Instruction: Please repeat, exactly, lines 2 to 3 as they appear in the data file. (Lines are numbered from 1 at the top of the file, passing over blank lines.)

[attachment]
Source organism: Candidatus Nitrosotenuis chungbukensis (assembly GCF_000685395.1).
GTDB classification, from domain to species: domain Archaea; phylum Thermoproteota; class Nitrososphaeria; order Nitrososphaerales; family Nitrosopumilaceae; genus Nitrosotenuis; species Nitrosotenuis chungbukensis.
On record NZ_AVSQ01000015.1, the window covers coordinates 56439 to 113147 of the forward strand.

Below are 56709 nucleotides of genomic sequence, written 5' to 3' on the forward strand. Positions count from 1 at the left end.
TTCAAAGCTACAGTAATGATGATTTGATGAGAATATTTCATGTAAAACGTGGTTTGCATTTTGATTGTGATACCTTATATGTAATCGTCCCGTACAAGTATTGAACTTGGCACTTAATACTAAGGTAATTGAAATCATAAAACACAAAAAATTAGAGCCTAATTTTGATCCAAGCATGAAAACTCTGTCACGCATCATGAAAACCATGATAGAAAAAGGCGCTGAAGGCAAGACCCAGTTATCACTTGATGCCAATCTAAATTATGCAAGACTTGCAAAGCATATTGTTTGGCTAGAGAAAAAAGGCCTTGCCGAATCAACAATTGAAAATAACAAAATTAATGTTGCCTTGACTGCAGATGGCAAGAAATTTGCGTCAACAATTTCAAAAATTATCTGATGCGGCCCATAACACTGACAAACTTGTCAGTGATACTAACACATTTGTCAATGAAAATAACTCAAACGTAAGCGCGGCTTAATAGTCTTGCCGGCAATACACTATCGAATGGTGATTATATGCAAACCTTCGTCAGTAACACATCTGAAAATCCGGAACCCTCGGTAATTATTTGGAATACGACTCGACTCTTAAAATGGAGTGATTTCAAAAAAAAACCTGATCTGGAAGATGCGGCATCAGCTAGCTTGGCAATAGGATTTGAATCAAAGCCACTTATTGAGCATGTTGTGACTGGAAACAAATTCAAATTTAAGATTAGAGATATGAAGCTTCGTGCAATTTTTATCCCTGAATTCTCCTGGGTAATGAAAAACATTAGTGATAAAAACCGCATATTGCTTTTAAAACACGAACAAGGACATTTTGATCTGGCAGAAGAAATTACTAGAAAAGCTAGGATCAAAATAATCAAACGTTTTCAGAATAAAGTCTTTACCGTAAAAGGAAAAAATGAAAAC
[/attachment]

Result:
GTDB classification, from domain to species: domain Archaea; phylum Thermoproteota; class Nitrososphaeria; order Nitrososphaerales; family Nitrosopumilaceae; genus Nitrosotenuis; species Nitrosotenuis chungbukensis.
On record NZ_AVSQ01000015.1, the window covers coordinates 56439 to 113147 of the forward strand.